Tofu is enjoying a new era of popularity thanks to its adaptability and nutritional clout. But despite its position as a plant-based powerhouse, this longtime vegan staple has its own share of hurdles to overcome.
Also known as bean curd, fresh tofu is prepared by coagulating soy milk and pressing the curds into solid blocks of varying softness: silken, soft, firm, extra firm.
“As a soyfood, tofu is one of the few plant-based proteins that’s a complete protein, meaning it contains all nine of the essential amino acids in adequate amounts,” U.S. soy nutrition expert Pam Smith, RDN, told The Food Institute. “It is also a time-tested conduit for flavor development – the subtle taste of tofu takes on and enhances the flavors of the ingredients it is prepared with – thereby its culinary playbook is extensive in all cuisines.”
Much like meat alternatives, the pandemic era boosted overall sales and adoption of tofu products. Per Nielsen data, tofu’s sales in the U.S. increased 40% in the first half of 2020, however, 2023 has presented growth challenges for most plant-based categories, as households tighten budgets and less devoted shoppers leave the category.
Per Circana, the fresh tofu category reached $140.6 million in the 52-week period ending October 15. Inflated prices are propping up tofu dollar gains while putting pressure on unit (-2.7%) and volume (-1.7%) sales. The cost of fresh tofu is currently 50% less than alt-meats, however, giving the ingredient a significant advantage among budget-conscious flexitarians.
Conquering Tofu Phobia
While the adaptability of tofu is significant, working with it can be intimidating for some consumers.
The biggest reason people don’t eat tofu is “tofu phobia,” observed David Knibbs, founder of The Tofoo Co., in a recent webinar hosted by The Grocer. “They’ve got this fear of the white block. They don’t know what to do with it.”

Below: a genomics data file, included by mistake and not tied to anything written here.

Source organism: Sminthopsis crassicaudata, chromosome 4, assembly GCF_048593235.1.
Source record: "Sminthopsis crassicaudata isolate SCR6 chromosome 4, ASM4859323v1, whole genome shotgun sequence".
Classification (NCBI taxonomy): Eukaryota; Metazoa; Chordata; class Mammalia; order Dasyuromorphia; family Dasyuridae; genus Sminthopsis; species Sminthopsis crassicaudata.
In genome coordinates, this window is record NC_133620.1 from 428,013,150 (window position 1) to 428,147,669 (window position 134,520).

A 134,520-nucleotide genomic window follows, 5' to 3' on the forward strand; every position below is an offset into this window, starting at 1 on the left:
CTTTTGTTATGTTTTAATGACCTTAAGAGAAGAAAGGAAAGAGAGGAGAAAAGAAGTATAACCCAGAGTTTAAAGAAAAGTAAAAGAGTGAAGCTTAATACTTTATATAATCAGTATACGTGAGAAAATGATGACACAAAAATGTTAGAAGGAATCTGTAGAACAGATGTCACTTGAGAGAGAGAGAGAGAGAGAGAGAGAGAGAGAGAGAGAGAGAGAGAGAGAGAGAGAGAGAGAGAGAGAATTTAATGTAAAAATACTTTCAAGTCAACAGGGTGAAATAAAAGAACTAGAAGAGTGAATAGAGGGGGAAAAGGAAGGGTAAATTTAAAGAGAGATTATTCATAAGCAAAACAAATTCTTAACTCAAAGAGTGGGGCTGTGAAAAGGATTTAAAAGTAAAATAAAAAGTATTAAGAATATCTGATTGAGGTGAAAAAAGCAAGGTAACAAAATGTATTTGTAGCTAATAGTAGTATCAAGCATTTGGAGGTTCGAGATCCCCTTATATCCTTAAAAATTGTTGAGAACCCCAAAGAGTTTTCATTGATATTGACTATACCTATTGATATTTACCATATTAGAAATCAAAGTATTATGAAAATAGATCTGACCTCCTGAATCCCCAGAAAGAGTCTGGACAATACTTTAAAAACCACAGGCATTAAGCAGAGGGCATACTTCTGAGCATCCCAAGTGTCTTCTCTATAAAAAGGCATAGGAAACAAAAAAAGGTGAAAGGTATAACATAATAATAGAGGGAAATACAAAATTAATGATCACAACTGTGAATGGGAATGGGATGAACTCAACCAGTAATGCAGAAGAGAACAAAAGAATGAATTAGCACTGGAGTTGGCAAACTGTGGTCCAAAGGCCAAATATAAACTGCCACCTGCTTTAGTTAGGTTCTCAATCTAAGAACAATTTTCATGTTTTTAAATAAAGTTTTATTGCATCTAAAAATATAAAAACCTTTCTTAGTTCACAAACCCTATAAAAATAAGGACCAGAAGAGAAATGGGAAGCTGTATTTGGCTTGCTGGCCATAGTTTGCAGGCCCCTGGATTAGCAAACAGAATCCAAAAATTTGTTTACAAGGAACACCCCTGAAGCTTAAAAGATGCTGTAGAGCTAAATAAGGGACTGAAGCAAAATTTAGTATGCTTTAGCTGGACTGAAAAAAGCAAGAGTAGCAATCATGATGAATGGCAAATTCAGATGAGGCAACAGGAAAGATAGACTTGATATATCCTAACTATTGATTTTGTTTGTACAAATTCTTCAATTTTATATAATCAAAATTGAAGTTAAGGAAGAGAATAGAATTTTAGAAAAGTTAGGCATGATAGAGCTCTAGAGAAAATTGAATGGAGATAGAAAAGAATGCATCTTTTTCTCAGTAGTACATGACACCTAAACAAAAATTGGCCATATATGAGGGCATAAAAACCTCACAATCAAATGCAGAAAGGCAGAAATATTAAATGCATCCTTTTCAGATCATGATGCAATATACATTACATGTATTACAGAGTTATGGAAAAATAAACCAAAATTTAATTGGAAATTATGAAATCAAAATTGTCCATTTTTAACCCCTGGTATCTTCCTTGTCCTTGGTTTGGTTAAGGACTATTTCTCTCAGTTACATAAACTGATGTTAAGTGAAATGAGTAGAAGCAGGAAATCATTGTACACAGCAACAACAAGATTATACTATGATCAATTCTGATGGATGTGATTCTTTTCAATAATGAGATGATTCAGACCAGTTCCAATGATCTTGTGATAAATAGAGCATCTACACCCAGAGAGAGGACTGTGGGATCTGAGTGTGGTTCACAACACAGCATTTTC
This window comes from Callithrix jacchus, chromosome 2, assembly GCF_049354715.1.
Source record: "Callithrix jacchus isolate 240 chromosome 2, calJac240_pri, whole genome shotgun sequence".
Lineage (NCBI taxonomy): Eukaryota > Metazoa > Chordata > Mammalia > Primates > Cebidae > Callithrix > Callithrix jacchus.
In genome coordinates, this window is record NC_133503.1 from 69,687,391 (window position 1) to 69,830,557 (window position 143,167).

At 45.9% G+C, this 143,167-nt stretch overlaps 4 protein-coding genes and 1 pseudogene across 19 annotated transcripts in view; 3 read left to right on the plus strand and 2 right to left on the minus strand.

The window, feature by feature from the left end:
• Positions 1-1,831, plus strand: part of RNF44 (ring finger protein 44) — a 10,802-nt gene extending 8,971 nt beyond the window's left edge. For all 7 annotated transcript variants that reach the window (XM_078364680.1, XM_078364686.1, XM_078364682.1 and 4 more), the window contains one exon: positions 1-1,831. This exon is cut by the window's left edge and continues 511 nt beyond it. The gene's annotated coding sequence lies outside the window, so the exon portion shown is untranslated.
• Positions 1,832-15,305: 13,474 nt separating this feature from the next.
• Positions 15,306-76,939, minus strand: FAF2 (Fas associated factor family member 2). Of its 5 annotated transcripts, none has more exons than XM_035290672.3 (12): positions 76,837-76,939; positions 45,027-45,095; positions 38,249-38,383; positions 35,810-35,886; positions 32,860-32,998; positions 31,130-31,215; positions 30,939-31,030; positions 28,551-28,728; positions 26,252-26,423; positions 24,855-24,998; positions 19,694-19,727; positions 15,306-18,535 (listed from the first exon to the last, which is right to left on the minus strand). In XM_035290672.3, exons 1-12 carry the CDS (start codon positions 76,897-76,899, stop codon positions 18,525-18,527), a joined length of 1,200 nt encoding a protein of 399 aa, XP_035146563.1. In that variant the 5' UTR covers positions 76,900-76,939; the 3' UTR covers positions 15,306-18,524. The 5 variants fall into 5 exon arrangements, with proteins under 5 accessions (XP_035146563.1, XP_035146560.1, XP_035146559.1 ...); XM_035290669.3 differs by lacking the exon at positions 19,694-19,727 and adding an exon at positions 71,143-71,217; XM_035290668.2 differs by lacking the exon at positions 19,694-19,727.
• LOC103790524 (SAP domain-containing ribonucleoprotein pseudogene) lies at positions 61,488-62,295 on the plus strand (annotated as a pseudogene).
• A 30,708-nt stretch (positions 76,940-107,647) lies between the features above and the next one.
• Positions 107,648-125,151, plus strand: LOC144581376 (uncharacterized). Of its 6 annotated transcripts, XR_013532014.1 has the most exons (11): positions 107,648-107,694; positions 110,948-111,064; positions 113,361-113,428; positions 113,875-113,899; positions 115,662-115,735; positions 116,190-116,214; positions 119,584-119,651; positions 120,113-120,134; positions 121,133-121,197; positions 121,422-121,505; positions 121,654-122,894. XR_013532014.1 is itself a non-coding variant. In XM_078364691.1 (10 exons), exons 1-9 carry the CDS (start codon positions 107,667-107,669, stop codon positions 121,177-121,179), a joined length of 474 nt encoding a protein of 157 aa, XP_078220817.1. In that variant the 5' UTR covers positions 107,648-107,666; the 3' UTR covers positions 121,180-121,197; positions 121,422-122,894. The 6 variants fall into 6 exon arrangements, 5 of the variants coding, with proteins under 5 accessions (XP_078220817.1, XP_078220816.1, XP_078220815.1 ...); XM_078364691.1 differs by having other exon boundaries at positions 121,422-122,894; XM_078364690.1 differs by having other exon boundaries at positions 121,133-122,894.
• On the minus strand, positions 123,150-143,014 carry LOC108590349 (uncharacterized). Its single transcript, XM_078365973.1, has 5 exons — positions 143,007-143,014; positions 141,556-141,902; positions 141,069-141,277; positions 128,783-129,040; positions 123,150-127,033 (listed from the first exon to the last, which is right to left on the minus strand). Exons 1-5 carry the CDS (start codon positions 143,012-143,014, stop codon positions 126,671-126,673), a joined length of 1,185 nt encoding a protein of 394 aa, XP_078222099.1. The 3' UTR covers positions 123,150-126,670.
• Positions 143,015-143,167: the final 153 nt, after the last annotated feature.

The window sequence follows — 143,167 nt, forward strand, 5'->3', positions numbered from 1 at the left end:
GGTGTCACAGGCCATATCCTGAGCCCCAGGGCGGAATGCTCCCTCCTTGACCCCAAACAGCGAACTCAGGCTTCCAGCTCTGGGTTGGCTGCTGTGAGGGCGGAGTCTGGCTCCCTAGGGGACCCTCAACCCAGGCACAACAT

Cultural associations — from its ancient origins in Asian cuisine to U.S. counterculture veganism in the 1970s — can also be a constraint to broader adoption.
“[Tofu has] been around for 2000 years,” said Knibbs. “[For instance,] if people just see it as an oriental ingredient, then you’re narrowing the number of usage occasions.”
As Smith notes, though, tofu’s range of options and forms – smoked, marinated, crumbled – can help to demystify and simplify its preparation and make it convenient and appealing to a wider audience.
“Crumbles are an easy and tasty go-to for taco filling, breakfast scrambles, larb or salad or soup toppers; and dices can be air- or batter-fried,” said Smith. “Silken tofu can serve as a non-dairy ingredient, a base for mousses or pudding as well as a quality protein thickening agent in smoothies, sauces, soup, condiments, dips, and salad dressings.”
Outlook: Inspiration and Education
Social media platforms like TikTok are also helping to drive tofu adoption as recipe creators educate and engage the community.
“There seems to be no stopping the #TikTokMadeMeTryIt trend,” said Smith. “As users showcase innovative and easy-to-follow ways to prepare and enjoy tofu, tempeh, edamame, and soy milk to a viewer not familiar with these products, they are apt to try it and share it on their own feeds.”
Knibbs echoes this sentiment, adding that the strategy at The Tofoo Co continues to revolve around educating consumers and encouraging them to create great meals.
“There’s so much that you can do with tofu — one block, one thousand possibilities,” said Knibbs. “And people want to be inspired, don’t they? At the end of the day, I think that’s the reality of it.”